We see a lot of new things happening in Ranakpur, a deflection from previous Jain temples and i believe it is important to see this temple in light of its architecture more than its art. Carving wise, Delwara seems richer.
        These are major highlights in Ranakpur temple, and the claims that the columns are purposely tilted or bad quality of stone is used to protect the temple from evil spirits is completely false. These are just technical errors which are highly possible in 15th century. I think its important for the priest-cum-guides to know this, to give interesting information. the problem is most of the people are tourists, and not like you or me, who try to have a complete understanding. One day i will take people on tour to this temple to show the real value, hopefully.
        I recommend you to read a historian called M A Dhaky for more information The best book I recommend is a guide book written by him, found in office of temple. Unfortunately it is only in Gujarati, the english version is just about ok.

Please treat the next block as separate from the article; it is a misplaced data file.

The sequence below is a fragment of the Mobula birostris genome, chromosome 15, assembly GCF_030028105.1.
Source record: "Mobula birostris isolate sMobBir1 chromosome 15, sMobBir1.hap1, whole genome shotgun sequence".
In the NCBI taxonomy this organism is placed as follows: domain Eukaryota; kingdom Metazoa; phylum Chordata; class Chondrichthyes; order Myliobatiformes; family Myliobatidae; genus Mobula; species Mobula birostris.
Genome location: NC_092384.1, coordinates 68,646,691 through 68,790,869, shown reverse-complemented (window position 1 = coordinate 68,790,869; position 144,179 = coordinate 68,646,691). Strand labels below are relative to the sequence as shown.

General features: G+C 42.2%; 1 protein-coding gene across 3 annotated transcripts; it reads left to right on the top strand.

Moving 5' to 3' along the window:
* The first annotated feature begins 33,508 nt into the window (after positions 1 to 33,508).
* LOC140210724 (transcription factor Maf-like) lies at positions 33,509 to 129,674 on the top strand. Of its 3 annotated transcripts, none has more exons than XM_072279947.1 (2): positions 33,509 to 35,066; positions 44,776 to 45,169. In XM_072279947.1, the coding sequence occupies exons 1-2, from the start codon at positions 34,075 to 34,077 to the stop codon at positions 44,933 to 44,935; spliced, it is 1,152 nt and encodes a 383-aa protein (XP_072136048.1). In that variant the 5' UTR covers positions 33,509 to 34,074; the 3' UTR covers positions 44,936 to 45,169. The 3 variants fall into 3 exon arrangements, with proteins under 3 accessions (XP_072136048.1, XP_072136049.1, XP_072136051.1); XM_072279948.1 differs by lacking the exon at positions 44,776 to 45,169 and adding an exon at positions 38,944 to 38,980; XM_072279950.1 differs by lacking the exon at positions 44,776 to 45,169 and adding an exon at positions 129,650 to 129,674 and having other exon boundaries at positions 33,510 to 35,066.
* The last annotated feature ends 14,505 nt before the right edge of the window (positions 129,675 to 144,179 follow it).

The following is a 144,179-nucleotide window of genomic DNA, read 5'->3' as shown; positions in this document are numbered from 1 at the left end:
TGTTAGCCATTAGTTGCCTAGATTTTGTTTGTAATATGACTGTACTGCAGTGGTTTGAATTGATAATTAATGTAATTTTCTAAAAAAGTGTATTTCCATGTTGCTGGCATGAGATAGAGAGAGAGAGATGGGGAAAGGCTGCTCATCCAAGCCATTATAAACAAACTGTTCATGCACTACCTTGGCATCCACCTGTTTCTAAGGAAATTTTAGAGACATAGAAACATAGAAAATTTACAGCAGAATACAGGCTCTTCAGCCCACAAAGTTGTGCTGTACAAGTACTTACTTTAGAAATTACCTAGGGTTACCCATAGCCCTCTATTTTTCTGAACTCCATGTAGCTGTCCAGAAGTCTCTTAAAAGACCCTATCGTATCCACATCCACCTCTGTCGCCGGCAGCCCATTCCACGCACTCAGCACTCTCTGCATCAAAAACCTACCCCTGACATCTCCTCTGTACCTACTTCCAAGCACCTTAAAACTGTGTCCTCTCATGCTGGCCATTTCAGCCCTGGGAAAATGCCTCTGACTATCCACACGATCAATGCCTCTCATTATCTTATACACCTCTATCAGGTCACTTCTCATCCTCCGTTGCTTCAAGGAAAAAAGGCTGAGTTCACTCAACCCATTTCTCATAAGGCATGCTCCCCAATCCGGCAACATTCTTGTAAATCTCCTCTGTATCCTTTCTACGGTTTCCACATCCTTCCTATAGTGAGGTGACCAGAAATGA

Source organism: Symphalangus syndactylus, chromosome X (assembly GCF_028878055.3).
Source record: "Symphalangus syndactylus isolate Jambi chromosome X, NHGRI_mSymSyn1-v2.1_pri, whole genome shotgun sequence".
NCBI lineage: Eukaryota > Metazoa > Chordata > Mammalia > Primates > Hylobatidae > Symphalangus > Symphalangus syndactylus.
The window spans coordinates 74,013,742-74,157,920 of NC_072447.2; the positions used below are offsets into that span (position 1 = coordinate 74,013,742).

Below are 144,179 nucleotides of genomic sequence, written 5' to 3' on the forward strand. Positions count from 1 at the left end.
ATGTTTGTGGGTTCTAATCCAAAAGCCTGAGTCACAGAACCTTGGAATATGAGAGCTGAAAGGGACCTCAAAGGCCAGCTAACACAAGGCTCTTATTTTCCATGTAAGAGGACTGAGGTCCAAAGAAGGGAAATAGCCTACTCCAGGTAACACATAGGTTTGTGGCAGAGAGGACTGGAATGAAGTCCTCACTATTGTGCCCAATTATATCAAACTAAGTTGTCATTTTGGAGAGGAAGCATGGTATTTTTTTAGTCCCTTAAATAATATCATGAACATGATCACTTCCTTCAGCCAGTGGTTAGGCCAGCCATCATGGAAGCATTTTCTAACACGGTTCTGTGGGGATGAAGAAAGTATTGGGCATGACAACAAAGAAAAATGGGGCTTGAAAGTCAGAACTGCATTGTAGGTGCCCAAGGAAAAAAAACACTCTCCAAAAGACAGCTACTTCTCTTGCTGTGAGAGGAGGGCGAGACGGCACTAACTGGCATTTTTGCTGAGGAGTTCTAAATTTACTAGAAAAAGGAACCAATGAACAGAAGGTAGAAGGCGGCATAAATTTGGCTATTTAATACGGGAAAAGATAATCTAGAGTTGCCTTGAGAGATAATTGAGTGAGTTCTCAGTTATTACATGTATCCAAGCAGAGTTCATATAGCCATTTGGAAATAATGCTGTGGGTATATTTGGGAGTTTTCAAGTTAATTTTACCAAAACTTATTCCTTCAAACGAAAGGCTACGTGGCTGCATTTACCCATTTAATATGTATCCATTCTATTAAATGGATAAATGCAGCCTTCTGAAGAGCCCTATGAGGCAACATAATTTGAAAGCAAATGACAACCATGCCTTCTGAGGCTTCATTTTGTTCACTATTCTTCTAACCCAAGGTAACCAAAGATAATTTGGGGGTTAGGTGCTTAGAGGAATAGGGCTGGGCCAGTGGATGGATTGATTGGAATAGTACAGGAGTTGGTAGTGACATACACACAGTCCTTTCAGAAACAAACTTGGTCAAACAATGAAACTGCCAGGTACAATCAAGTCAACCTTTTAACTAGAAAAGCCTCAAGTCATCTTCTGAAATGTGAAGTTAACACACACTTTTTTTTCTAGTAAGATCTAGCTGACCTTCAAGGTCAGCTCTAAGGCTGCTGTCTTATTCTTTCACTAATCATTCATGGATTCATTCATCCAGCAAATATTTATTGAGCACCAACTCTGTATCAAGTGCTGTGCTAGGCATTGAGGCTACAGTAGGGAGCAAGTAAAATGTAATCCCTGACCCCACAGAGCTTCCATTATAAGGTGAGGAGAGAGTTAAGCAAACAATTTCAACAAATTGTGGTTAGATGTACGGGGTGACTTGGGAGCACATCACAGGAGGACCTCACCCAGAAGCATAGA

Hopefully, this was as interesting to u as it was to me,
        Good luck!


  10. Chanakya, Bhamashah n Amit Shah are jems of Jains who guided this gr8 nation. Similarly we find gr8 Maharajsa / gurus who guide society and in same fashion we find gr8 architecture, in fact most beautiful in India, this is my personal feeling as per my education and experience.